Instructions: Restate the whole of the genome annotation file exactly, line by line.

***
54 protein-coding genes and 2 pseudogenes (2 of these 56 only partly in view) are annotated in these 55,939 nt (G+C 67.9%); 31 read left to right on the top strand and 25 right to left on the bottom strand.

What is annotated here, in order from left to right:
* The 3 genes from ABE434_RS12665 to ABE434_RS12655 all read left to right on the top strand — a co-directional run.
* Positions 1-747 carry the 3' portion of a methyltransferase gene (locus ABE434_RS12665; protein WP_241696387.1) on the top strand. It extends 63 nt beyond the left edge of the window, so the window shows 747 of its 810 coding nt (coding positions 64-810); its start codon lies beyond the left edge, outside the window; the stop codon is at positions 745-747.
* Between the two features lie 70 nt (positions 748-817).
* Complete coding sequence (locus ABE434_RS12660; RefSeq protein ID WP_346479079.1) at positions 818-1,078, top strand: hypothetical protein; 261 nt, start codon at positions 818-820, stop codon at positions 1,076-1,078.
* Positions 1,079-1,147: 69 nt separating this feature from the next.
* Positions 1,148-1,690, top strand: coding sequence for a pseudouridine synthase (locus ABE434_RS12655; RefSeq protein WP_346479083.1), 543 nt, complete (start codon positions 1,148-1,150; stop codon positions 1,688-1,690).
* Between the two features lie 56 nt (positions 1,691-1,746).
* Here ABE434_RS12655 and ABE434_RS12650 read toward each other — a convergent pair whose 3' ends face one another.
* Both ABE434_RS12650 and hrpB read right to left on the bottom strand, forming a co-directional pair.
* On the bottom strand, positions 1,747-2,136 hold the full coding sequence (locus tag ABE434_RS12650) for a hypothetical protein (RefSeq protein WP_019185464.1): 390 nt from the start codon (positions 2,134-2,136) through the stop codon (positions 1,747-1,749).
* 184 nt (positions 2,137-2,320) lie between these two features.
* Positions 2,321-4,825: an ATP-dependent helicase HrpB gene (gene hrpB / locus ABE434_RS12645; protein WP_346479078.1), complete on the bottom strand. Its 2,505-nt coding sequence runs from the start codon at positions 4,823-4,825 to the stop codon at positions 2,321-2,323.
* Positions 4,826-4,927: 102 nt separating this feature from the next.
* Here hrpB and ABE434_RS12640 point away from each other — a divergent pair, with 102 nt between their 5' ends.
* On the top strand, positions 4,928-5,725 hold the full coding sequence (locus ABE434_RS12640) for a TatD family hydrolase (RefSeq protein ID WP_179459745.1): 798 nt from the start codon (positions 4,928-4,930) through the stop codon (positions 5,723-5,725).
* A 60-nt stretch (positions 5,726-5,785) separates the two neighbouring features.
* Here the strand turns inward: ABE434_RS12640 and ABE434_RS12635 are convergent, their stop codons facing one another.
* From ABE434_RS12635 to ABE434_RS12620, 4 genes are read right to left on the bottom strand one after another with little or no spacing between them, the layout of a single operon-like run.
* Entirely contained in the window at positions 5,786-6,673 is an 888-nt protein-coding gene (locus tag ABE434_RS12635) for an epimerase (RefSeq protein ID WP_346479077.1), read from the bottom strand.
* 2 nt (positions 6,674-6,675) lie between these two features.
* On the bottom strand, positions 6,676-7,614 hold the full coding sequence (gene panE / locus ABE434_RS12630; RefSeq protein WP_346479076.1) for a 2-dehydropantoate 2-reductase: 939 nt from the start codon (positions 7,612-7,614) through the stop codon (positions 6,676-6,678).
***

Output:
54 protein-coding genes and 2 pseudogenes (2 of these 56 only partly in view) are annotated in these 55,939 nt (G+C 67.9%); 31 read left to right on the top strand and 25 right to left on the bottom strand.

What is annotated here, in order from left to right:
* The 3 genes from ABE434_RS12665 to ABE434_RS12655 all read left to right on the top strand — a co-directional run.
* Positions 1-747 carry the 3' portion of a methyltransferase gene (locus ABE434_RS12665; protein WP_241696387.1) on the top strand. It extends 63 nt beyond the left edge of the window, so the window shows 747 of its 810 coding nt (coding positions 64-810); its start codon lies beyond the left edge, outside the window; the stop codon is at positions 745-747.
* Between the two features lie 70 nt (positions 748-817).
* Complete coding sequence (locus ABE434_RS12660; RefSeq protein ID WP_346479079.1) at positions 818-1,078, top strand: hypothetical protein; 261 nt, start codon at positions 818-820, stop codon at positions 1,076-1,078.
* Positions 1,079-1,147: 69 nt separating this feature from the next.
* Positions 1,148-1,690, top strand: coding sequence for a pseudouridine synthase (locus ABE434_RS12655; RefSeq protein WP_346479083.1), 543 nt, complete (start codon positions 1,148-1,150; stop codon positions 1,688-1,690).
* Between the two features lie 56 nt (positions 1,691-1,746).
* Here ABE434_RS12655 and ABE434_RS12650 read toward each other — a convergent pair whose 3' ends face one another.
* Both ABE434_RS12650 and hrpB read right to left on the bottom strand, forming a co-directional pair.
* On the bottom strand, positions 1,747-2,136 hold the full coding sequence (locus tag ABE434_RS12650) for a hypothetical protein (RefSeq protein WP_019185464.1): 390 nt from the start codon (positions 2,134-2,136) through the stop codon (positions 1,747-1,749).
* 184 nt (positions 2,137-2,320) lie between these two features.
* Positions 2,321-4,825: an ATP-dependent helicase HrpB gene (gene hrpB / locus ABE434_RS12645; protein WP_346479078.1), complete on the bottom strand. Its 2,505-nt coding sequence runs from the start codon at positions 4,823-4,825 to the stop codon at positions 2,321-2,323.
* Positions 4,826-4,927: 102 nt separating this feature from the next.
* Here hrpB and ABE434_RS12640 point away from each other — a divergent pair, with 102 nt between their 5' ends.
* On the top strand, positions 4,928-5,725 hold the full coding sequence (locus ABE434_RS12640) for a TatD family hydrolase (RefSeq protein ID WP_179459745.1): 798 nt from the start codon (positions 4,928-4,930) through the stop codon (positions 5,723-5,725).
* A 60-nt stretch (positions 5,726-5,785) separates the two neighbouring features.
* Here the strand turns inward: ABE434_RS12640 and ABE434_RS12635 are convergent, their stop codons facing one another.
* From ABE434_RS12635 to ABE434_RS12620, 4 genes are read right to left on the bottom strand one after another with little or no spacing between them, the layout of a single operon-like run.
* Entirely contained in the window at positions 5,786-6,673 is an 888-nt protein-coding gene (locus tag ABE434_RS12635) for an epimerase (RefSeq protein ID WP_346479077.1), read from the bottom strand.
* 2 nt (positions 6,674-6,675) lie between these two features.
* On the bottom strand, positions 6,676-7,614 hold the full coding sequence (gene panE / locus ABE434_RS12630; RefSeq protein WP_346479076.1) for a 2-dehydropantoate 2-reductase: 939 nt from the start codon (positions 7,612-7,614) through the stop codon (positions 6,676-6,678).